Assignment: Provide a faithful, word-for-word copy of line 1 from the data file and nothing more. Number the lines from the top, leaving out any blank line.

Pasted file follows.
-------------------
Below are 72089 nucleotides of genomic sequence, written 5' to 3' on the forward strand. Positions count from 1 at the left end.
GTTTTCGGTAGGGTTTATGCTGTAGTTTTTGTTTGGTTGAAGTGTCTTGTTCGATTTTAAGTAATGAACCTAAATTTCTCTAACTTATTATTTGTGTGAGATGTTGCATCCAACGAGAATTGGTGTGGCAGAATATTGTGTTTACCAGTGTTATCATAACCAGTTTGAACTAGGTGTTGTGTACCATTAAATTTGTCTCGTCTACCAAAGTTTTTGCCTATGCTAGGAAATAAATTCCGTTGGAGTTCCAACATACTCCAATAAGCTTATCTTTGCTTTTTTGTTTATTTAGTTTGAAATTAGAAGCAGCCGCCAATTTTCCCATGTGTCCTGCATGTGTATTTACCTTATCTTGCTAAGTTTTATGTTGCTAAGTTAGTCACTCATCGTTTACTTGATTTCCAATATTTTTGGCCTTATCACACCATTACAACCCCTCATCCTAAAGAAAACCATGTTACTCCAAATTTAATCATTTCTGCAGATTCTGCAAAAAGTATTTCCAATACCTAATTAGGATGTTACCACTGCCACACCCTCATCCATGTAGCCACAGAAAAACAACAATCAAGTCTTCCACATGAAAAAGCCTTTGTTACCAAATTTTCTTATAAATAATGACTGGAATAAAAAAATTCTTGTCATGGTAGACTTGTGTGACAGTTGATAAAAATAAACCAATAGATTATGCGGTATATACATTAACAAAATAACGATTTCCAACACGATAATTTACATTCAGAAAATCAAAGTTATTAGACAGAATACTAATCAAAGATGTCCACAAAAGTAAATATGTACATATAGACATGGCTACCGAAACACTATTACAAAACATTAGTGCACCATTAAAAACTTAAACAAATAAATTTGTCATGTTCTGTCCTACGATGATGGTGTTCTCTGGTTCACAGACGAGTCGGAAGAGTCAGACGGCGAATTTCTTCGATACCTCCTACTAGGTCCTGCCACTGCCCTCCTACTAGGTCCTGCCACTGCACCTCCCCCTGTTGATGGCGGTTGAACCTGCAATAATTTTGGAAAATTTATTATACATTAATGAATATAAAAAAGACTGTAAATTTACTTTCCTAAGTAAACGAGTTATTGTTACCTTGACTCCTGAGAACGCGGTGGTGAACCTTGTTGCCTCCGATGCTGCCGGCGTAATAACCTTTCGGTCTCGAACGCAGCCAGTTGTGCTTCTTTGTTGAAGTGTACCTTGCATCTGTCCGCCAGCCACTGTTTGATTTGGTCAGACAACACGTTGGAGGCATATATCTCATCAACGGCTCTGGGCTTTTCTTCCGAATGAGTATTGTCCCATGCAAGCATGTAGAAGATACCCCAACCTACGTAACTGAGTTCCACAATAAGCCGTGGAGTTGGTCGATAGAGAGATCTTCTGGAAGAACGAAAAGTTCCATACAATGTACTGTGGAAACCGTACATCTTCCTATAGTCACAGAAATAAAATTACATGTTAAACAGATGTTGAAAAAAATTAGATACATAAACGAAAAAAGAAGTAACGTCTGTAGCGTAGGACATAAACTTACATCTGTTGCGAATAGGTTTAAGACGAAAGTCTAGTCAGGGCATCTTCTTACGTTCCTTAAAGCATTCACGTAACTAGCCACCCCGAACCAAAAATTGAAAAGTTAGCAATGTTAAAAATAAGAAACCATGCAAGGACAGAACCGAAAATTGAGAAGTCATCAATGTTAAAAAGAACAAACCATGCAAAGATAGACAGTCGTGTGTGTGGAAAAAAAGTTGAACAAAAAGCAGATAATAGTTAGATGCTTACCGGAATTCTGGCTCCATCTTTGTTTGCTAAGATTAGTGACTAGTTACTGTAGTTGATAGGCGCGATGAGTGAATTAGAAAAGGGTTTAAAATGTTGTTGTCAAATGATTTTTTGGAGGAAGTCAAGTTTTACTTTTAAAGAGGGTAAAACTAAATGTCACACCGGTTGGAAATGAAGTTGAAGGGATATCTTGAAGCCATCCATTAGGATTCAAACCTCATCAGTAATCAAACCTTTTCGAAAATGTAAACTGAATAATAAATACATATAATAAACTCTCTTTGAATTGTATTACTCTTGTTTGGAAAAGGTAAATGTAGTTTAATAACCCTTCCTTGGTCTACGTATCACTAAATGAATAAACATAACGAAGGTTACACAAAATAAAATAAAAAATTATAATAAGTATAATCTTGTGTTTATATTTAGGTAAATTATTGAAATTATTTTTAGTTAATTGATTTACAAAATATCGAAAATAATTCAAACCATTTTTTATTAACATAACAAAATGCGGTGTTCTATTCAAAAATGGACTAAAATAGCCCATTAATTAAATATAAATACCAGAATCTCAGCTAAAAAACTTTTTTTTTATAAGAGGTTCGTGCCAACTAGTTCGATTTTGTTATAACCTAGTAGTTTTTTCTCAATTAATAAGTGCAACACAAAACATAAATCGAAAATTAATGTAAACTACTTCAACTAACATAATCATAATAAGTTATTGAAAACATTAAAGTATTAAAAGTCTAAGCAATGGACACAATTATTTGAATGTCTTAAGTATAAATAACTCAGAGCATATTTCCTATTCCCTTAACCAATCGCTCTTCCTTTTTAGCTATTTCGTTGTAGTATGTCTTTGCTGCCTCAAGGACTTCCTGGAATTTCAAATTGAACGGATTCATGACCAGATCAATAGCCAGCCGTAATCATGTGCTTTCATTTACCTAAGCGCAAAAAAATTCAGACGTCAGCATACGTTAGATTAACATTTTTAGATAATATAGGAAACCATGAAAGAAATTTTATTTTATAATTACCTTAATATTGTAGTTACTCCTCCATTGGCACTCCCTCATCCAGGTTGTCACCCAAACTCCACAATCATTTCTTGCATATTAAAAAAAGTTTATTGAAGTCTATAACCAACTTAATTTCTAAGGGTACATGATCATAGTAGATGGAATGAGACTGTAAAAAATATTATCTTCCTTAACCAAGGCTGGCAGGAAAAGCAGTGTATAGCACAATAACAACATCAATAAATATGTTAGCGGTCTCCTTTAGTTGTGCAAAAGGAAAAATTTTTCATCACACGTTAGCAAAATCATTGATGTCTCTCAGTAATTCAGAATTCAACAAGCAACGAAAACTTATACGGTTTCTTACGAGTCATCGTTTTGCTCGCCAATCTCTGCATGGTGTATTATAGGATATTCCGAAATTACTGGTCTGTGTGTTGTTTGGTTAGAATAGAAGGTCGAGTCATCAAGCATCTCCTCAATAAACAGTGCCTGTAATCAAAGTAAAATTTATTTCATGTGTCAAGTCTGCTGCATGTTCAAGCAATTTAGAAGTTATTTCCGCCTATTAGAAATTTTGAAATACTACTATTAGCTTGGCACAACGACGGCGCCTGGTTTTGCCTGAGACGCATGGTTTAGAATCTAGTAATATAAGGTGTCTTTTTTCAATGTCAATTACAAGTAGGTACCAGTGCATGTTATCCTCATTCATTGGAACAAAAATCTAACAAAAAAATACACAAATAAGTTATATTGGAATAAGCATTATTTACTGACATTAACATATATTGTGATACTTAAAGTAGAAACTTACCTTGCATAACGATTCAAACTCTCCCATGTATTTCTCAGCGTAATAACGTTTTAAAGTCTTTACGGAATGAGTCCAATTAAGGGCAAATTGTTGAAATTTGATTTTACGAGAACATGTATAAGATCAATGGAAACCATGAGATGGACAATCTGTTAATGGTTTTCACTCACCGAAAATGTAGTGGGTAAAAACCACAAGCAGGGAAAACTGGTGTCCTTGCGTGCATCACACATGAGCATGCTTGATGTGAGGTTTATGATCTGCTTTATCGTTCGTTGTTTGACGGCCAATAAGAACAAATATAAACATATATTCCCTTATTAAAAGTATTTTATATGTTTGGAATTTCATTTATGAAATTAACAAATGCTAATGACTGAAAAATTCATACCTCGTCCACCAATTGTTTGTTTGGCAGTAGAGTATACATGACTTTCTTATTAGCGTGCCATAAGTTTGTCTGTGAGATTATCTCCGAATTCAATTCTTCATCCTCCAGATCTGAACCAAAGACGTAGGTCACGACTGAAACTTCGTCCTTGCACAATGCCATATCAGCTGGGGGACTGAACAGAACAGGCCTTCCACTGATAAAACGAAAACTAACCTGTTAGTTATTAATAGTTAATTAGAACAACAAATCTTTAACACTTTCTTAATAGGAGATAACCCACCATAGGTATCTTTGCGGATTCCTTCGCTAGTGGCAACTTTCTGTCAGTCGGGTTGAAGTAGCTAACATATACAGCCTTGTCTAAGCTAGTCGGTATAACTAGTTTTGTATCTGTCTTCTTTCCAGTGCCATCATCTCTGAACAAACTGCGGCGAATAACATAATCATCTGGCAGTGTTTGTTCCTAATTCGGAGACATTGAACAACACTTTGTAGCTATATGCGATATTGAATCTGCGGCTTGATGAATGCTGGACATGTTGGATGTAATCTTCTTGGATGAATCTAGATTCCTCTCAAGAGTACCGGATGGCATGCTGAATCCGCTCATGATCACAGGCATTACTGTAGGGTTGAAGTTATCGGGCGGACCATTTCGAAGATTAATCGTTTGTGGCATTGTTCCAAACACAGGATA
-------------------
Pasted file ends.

Below are 72089 nucleotides of genomic sequence, written 5' to 3' on the forward strand. Positions count from 1 at the left end.